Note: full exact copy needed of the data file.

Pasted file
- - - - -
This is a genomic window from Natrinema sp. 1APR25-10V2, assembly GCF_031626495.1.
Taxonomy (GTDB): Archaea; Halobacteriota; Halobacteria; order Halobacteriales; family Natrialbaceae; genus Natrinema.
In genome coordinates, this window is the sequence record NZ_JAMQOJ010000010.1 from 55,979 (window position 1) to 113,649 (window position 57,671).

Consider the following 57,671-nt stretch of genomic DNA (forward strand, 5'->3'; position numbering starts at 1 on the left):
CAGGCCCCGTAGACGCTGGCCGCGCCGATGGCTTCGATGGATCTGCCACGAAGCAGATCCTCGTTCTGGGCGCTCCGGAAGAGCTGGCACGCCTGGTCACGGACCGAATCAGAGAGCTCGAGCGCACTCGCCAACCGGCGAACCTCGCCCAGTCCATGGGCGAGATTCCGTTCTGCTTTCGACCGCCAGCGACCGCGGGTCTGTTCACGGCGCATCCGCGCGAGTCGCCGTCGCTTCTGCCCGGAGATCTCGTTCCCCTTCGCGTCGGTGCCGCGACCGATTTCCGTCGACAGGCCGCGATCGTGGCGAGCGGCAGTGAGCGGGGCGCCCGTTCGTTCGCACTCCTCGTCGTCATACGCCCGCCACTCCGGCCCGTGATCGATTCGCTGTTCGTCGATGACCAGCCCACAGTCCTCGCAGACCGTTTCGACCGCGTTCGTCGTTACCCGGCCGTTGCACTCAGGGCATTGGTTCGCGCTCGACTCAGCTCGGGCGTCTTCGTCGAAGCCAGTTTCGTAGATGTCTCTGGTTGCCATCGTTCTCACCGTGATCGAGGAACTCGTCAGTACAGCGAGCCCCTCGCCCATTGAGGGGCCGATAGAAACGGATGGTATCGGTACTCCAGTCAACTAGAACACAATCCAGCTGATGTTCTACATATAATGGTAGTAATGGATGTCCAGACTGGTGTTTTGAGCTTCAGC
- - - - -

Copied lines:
This is a genomic window from Natrinema sp. 1APR25-10V2, assembly GCF_031626495.1.
Taxonomy (GTDB): Archaea; Halobacteriota; Halobacteria; order Halobacteriales; family Natrialbaceae; genus Natrinema.
In genome coordinates, this window is the sequence record NZ_JAMQOJ010000010.1 from 55,979 (window position 1) to 113,649 (window position 57,671).

Consider the following 57,671-nt stretch of genomic DNA (forward strand, 5'->3'; position numbering starts at 1 on the left):
CAGGCCCCGTAGACGCTGGCCGCGCCGATGGCTTCGATGGATCTGCCACGAAGCAGATCCTCGTTCTGGGCGCTCCGGAAGAGCTGGCACGCCTGGTCACGGACCGAATCAGAGAGCTCGAGCGCACTCGCCAACCGGCGAACCTCGCCCAGTCCATGGGCGAGATTCCGTTCTGCTTTCGACCGCCAGCGACCGCGGGTCTGTTCACGGCGCATCCGCGCGAGTCGCCGTCGCTTCTGCCCGGAGATCTCGTTCCCCTTCGCGTCGGTGCCGCGACCGATTTCCGTCGACAGGCCGCGATCGTGGCGAGCGGCAGTGAGCGGGGCGCCCGTTCGTTCGCACTCCTCGTCGTCATACGCCCGCCACTCCGGCCCGTGATCGATTCGCTGTTCGTCGATGACCAGCCCACAGTCCTCGCAGACCGTTTCGACCGCGTTCGTCGTTACCCGGCCGTTGCACTCAGGGCATTGGTTCGCGCTCGACTCAGCTCGGGCGTCTTCGTCGAAGCCAGTTTCGTAGATGTCTCTGGTTGCCATCGTTCTCACCGTGATCGAGGAACTCGTCAGTACAGCGAGCCCCTCGCCCATTGAGGGGCCGATAGAAACGGATGGTATCGGTACTCCAGTCAACTAGAACACAATCCAGCTGATGTTCTACATATAATGGTAGTAATGGATGTCCAGACTGGTGTTTTGAGCTTCAGC